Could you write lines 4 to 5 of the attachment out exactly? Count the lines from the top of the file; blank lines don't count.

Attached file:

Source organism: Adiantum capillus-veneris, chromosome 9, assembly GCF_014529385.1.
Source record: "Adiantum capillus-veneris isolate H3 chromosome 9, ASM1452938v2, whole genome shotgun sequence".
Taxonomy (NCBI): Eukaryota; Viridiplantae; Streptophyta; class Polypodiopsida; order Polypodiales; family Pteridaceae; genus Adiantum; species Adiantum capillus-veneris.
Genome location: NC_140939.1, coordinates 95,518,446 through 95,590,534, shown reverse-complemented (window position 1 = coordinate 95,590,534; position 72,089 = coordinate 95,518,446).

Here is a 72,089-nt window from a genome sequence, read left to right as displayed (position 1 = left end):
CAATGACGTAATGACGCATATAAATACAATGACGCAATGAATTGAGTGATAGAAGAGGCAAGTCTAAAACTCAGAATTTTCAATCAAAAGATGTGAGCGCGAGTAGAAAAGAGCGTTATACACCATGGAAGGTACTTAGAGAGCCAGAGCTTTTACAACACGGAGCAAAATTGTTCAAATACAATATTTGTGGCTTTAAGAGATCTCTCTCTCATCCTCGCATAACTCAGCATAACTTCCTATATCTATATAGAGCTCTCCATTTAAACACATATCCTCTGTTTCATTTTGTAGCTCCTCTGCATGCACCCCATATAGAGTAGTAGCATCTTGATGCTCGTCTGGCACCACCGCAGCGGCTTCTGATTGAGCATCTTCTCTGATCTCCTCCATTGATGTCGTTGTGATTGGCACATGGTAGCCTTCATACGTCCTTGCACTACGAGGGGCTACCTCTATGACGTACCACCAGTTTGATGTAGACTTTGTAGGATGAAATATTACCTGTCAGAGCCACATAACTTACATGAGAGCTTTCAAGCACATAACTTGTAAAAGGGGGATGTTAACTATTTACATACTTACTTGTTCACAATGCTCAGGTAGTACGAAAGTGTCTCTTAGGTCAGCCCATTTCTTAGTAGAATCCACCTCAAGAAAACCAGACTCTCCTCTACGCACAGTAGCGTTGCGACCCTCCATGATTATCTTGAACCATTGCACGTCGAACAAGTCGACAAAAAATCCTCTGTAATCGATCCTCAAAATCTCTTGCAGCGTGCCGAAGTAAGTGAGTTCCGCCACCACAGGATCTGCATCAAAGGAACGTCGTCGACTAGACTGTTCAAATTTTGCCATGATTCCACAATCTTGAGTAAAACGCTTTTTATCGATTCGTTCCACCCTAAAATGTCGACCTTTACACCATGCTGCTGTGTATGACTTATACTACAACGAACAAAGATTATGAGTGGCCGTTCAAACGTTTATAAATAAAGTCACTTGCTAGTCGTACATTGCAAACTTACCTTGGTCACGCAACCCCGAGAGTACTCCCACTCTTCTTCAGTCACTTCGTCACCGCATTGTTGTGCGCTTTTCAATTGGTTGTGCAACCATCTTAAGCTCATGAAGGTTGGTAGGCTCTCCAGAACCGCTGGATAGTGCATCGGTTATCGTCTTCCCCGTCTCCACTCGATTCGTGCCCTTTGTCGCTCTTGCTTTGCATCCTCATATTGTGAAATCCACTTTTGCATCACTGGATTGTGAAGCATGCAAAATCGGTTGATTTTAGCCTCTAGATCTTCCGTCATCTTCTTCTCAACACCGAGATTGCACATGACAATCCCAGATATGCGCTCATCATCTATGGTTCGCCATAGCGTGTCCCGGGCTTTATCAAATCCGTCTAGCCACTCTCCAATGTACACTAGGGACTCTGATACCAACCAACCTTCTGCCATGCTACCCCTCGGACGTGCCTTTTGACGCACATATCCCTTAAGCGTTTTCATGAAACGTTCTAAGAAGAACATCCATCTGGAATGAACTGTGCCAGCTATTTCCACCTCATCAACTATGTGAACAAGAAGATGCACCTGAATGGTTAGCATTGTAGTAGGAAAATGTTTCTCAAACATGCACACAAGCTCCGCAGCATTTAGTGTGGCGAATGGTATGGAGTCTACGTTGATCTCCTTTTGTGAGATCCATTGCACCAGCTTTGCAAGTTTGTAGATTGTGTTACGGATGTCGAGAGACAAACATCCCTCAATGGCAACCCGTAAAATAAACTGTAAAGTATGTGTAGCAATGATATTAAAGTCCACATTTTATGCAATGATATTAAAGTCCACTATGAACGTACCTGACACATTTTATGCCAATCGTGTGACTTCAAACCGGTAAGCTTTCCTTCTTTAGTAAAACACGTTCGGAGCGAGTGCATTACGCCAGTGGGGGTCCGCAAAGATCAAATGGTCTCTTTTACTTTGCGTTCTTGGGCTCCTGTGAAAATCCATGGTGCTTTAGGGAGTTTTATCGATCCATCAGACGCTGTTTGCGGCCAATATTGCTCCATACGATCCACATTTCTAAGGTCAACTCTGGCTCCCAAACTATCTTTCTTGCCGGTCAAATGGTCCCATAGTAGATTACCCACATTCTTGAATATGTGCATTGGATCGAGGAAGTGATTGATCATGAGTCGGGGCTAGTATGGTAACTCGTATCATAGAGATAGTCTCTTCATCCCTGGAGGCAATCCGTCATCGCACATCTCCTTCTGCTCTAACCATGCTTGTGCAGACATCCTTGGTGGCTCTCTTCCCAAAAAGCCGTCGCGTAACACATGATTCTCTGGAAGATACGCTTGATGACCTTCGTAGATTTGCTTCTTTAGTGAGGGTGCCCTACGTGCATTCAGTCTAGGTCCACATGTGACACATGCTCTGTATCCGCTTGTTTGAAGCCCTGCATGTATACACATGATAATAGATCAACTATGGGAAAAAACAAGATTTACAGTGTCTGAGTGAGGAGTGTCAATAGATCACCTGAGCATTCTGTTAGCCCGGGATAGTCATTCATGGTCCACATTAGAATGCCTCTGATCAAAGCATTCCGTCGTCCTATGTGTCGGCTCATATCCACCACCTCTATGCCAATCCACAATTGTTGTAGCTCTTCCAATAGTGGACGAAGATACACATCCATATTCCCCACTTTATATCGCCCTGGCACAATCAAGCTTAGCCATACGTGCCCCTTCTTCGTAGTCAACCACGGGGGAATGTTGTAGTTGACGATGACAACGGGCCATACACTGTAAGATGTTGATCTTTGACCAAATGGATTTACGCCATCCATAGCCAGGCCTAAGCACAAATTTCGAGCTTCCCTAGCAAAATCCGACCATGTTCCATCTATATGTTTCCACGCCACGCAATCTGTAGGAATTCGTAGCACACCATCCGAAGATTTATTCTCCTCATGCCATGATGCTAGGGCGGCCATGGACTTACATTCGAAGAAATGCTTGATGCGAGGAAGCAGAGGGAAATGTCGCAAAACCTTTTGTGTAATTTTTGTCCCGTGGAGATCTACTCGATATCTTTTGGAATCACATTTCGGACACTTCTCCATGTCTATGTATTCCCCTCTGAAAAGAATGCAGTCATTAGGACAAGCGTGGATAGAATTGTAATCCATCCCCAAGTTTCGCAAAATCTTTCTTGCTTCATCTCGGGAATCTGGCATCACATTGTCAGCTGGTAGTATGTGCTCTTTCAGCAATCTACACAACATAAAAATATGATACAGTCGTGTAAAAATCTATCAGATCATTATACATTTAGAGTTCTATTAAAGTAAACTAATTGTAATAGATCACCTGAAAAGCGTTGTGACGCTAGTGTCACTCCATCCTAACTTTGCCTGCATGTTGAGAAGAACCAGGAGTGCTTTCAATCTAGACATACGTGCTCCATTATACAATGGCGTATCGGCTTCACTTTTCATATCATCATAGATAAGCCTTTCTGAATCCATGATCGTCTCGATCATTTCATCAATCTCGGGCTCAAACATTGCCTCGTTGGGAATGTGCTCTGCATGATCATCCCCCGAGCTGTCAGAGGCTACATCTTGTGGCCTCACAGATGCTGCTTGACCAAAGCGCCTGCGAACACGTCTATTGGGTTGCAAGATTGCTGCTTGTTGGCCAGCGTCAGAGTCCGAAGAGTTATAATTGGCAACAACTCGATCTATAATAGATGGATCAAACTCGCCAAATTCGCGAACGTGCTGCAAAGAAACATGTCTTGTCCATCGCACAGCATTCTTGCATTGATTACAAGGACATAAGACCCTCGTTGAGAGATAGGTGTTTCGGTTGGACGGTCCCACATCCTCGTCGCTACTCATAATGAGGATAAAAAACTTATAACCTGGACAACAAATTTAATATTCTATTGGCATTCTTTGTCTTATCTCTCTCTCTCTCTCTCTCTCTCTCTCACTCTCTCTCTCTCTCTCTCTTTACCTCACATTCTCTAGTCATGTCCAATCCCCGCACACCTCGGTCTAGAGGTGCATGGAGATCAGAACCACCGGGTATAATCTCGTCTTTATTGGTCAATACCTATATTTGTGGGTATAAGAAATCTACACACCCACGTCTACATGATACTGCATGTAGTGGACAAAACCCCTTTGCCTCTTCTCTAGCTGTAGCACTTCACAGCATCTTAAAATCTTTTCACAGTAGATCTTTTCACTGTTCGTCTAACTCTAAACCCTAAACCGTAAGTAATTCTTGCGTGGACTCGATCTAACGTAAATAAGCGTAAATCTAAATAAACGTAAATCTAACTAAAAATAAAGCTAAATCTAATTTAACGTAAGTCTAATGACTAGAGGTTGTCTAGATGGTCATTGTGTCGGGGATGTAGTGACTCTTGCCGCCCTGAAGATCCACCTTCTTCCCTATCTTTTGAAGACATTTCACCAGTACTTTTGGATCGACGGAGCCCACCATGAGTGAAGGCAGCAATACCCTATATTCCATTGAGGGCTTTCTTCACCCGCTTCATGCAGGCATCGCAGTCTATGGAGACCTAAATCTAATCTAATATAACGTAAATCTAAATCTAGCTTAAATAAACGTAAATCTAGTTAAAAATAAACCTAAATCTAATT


Genome location: NC_140939.1, coordinates 95,518,446 through 95,590,534, shown reverse-complemented (window position 1 = coordinate 95,590,534; position 72,089 = coordinate 95,518,446).

Here is a 72,089-nt window from a genome sequence, read left to right as displayed (position 1 = left end):